Representations of “the Jew” in English Catholic Discourses, 1850-1945
Supported by a grant from the Arts and Humanities Research Council, my PhD project examined how Jews and Judaism were represented in English Catholic discourses from 1896 to 1930. After my PhD, and with the help of two research grants from the Vidal Sassoon International Center for the Study of Antisemitism, I extended my original PhD investigation to include a more complete picture of how Jews were represented in English Catholic discourses from 1850 to 1945.
As little has been written about English Catholic representations of “the Jew” during this time frame, the primary aim has been to excavate layers of discourse which, with the exception of the published works of a few prominent individuals, have hitherto remained largely unexamined. A wide range of sources have been examined, including:
- Published works (books, booklets and pamphlets) of prominent and obscure authors
- Pastoral letters and sermons of cardinals, bishops and priests
- Articles and editorials in English Catholic newspapers and magazines (such as the Catholic Herald, the Catholic Times and the Tablet)
- Personal correspondence
- Letters to the editors of newspapers
- Unpublished documents
- Oral testimonies
In these discourses, Jews were often stereotyped as greedy, cowardly, unpatriotic, secretive, anti-social and revolutionary villains, and assigned roles derived from biblical and medieval myths. Jews were cast in the role of the intransigent Pharisee, the Christ-killer, the ritual murderer, the sorcerer, and the Jewish Antichrist. Jews were frequently portrayed in conjunction with Freemasons and Bolsheviks, and together vilified as secretive anti-Christian revolutionaries and conspirators, or diabolized as Satanists and Luciferians.
Conversely, Jews and Judaism were sometimes defended or praised. For example, the Catholic Worker, a newspaper which was founded in 1935, was consistently critical of all forms of fascism, rejected myths and stereotypes about Jews, and condemned antisemitism. Furthermore, whilst antisemitic myths and stereotypes were a prominent feature of English Catholic newspapers, literature and intellectual discourse during the latter decades of the nineteenth and the early decades of the twentieth century, it is important to note that the ordinary working class Catholics of England (the largest social group within English Catholicism) usually rejected or ignored such narratives.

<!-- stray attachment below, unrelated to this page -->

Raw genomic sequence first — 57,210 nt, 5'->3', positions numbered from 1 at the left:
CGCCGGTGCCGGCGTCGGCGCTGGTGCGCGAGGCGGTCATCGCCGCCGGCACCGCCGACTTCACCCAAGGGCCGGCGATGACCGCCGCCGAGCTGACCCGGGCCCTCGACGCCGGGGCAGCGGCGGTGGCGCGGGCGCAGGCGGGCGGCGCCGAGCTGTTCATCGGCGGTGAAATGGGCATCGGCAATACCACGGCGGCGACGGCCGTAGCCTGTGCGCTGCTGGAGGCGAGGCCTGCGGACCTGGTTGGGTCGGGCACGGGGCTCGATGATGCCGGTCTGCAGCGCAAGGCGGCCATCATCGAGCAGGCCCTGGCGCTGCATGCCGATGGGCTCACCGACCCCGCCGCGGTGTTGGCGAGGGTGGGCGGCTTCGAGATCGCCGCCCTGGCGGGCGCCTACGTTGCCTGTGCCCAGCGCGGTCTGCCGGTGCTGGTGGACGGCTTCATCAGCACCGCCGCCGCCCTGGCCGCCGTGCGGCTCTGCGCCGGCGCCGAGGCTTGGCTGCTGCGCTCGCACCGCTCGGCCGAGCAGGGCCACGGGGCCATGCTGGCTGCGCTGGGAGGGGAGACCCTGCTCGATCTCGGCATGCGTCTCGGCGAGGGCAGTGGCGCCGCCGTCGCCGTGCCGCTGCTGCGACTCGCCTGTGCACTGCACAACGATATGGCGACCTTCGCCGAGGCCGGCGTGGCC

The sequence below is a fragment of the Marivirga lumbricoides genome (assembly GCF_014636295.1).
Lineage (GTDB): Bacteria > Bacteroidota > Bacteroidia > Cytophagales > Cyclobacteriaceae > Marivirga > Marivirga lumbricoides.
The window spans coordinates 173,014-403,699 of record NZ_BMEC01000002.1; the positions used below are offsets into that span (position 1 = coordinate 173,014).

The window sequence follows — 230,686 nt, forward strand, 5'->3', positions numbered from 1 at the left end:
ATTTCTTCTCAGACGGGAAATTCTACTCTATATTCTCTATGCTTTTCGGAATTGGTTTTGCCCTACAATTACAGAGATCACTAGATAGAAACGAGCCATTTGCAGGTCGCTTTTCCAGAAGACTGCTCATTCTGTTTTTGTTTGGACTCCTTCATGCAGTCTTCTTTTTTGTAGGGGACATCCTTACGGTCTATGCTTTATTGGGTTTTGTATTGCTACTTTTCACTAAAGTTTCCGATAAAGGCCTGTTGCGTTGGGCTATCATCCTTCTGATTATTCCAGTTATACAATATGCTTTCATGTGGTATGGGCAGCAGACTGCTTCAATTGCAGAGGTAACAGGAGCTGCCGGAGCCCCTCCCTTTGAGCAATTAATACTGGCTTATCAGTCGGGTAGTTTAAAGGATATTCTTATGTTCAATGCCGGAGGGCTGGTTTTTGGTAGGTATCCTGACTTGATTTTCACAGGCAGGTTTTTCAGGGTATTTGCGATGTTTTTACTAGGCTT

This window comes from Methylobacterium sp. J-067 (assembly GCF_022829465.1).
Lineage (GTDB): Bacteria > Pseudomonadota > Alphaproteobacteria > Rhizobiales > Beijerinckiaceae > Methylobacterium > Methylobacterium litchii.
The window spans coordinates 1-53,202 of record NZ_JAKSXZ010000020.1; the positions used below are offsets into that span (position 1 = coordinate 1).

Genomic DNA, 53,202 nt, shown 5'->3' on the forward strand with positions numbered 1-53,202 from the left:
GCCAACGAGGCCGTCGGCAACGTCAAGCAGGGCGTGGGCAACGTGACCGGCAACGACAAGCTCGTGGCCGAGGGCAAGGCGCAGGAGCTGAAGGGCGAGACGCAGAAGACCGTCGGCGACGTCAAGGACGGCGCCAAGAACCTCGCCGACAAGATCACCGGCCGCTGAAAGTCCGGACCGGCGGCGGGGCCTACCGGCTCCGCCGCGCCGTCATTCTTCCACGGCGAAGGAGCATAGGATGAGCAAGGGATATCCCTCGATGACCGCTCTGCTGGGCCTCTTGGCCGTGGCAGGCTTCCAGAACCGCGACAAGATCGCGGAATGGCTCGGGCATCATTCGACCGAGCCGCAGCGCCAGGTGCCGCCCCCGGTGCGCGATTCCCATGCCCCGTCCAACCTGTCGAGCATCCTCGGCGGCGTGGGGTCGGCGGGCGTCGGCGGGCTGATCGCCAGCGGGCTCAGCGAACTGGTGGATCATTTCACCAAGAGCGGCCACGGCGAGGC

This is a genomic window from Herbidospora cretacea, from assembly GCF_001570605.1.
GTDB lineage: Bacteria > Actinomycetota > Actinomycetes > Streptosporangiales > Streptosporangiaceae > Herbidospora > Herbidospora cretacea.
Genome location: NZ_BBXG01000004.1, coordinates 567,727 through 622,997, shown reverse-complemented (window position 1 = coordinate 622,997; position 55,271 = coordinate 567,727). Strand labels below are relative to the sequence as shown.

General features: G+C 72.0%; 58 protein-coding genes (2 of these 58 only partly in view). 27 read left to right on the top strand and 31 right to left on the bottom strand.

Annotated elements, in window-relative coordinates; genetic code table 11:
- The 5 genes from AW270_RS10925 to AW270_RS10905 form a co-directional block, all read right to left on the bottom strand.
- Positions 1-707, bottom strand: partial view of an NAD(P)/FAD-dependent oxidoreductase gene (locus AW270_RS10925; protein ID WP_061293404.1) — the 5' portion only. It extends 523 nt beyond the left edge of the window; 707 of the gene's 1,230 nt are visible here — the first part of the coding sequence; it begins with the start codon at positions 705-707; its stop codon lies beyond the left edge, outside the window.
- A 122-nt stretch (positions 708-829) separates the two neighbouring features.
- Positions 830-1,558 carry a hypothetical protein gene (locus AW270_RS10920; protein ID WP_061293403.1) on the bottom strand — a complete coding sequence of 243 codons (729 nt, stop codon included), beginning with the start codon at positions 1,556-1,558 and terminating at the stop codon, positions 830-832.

The following are some of the key themes addressed in my research:
1. Representations of “the Jew” in English Catholic discourses derived from traditional religious myths (e.g. the Pharisee, the Christ-killer, the ritual murderer, the sorcerer and the Jewish Antichrist). A revised version of the chapter discussing these representations has been published as an article in volume 8 of Melilah: Manchester Journal of Jewish Studies (link to volume 8 of Melilah).
2. Representations of “the Jew” derived from contemporary stereotypes (e.g. the greedy, cowardly, unpatriotic and secretive villain). The authors of these stereotypes included Cecil Chesterton, G. K. Chesterton, Hilaire Belloc, William Barry and Charles Diamond.
3. Jews were not alone in being stereotyped and mythologized in English Catholic discourses. From as early as the 1860s, long before the Protocols of the Elders of Zion was conceived, Freemasons were portrayed in some English Catholic newspapers as secretive, deceptive, revolutionary, unpatriotic, anti-Christian and anti-Catholic plunderers of the Church, as host desecrators, as Luciferians, and as servants of the Antichrist. The myths and stereotypes associated with the Freemasons were often not merely similar to the myths and stereotypes associated with the Jews; in some cases they combined and coalesced. They were represented as allies and conspirators in a Jewish-Masonic camarilla bent on the destruction, plundering, or subjugation of the Church and Christian civilisation. In some cases the language used suggested an apocalyptic battle between a phalanx of righteous Catholic forces and a dark network of secret societies organised by Jews, Freemasons and Bolsheviks. Some of my findings relating to myths about Freemasons and the so-called Jewish-Masonic conspiracy have been published in volume 22 of Heredom and volume 5/1 of the Journal for the Study of Antisemitism.
4. An examination of how the above stereotypes, myths and conspiracy theories about Jews combined and coalesced in narratives about Zionism. Some of my findings from this chapter of my thesis were published (in Hebrew) in Kesher, the Tel-Aviv University journal devoted to research into the history of the Jewish press (volume 46).
5. An examination of the Catholic Guild of Israel, an organisation dedicated to the conversion of Jews. A partial version of this examination of the Catholic Guild of Israel, focusing on Arthur Day, Bede Jarrett and Hans Herzl, was published in volume 10 of Melilah (link to volume 10 of Melilah).
6. An examination of English Catholic responses to fascism and the British Union of Fascists.